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Prisoners: Length of Sentence

Volume 703: debated on Monday 14 July 2008

My honourable friend the Parliamentary Under-Secretary of State (Maria Eagle) has made the following Written Ministerial Statement.

The Ministry of Justice is today publishing an internal review led by Kevin Lockyer, the then regional offender manager for the south-west region into indeterminate sentenced prisoners, including indeterminate sentences of imprisonment for public protection (IPP).

This review was a study into operational matters relating to the management and progress of indeterminate sentence prisoners through offender services. It was commissioned by Helen Edwards, then chief executive officer of the National Offender Management Service in April 2007. The review reported to the NOMS board in August 2007.

The review identifies various areas for improvements and proposed recommendations on how these improvements could be achieved. These recommendations were accepted in full by the NOMS board, which commissioned an implementation plan that was agreed in September 2007.

The report identified five core principles for the better management of these prisoners. These principles are:

the offender assessment should be front-loaded in order to facilitate sentence progression. An OASys assessment and an outline sentence plan should, wherever possible, be available at the point of sentence;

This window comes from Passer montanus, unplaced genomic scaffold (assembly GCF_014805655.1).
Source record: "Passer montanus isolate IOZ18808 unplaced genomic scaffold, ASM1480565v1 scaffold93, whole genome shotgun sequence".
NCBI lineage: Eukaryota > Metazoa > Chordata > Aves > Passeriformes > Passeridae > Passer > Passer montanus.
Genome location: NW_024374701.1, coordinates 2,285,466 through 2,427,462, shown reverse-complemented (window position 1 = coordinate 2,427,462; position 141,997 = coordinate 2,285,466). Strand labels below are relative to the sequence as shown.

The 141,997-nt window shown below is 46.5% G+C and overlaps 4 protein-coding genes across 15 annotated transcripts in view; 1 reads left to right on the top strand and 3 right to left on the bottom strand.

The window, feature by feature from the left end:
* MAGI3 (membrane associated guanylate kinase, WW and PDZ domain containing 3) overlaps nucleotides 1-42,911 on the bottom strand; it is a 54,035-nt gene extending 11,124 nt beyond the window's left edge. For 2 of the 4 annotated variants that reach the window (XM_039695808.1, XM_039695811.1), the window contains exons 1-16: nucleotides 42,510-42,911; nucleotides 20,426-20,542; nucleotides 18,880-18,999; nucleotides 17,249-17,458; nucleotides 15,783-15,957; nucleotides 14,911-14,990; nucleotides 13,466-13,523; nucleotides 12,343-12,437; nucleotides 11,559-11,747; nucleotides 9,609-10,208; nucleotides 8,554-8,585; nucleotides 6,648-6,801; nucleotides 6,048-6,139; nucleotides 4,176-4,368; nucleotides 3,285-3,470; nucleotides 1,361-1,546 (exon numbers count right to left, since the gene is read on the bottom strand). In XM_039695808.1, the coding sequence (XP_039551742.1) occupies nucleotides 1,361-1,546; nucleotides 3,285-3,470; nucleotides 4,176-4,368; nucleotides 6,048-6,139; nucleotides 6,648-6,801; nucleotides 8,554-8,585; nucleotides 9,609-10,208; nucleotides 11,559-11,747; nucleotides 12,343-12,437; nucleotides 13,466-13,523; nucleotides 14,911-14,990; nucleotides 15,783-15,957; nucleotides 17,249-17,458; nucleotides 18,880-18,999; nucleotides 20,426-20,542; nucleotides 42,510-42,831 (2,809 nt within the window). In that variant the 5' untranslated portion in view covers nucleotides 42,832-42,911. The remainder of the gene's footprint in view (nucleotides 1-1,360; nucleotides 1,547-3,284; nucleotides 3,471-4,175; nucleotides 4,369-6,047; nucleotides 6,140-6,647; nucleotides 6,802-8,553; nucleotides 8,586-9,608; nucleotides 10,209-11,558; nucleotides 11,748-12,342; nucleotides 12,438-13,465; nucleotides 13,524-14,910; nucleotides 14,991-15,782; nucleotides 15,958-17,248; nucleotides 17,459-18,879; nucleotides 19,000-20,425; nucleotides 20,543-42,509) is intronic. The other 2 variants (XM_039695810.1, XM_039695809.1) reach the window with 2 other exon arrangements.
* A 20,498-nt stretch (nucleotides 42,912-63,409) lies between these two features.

case management arrangements must be streamlined;

targeted intervention pathways should be developed to enable sentence progression;

services should be tailored regionally to meet needs within nationally agreed arrangements; and

resources should follow risk and not the sentence.

In response to this report, NOMS established better case management arrangements through new, streamlined procedures for the management of indeterminate sentenced prisoners. This was to be achieved through the roll-out of phase three of the offender management model and through targeted work on IPP prisoners at or approaching their tariff date. It set out recommendations aimed at ensuring IPP prisoners have an assessment of need completed which leads to a sentence plan. It also sets out the need for improved access to the interventions contained in those plans. Good progress has been made, in particular in delivering assessments to those nearest their tariff expiry date and in moving IPP prisoners through the prison system.

NOMS also recognises that in the medium to long term there would be a requirement to consider local needs further, and to develop plans to meet those needs against a background of budgetary constraints which may require a significant reassessment of resource allocations.

This review is an important piece of work, providing clear, evidence-led recommendations to improve existing practice. The review team was made up of officials from NOMS, Her Majesty’s Prison Service and a number of other bodies, and drew heavily on their experience and knowledge. I wish to take this opportunity to thank them all for their diligent work in producing this report.

I have deposited a copy in the Libraries of both Houses. Copies are also available in the Vote Office and the Printed Paper Office. The review can also be accessed at: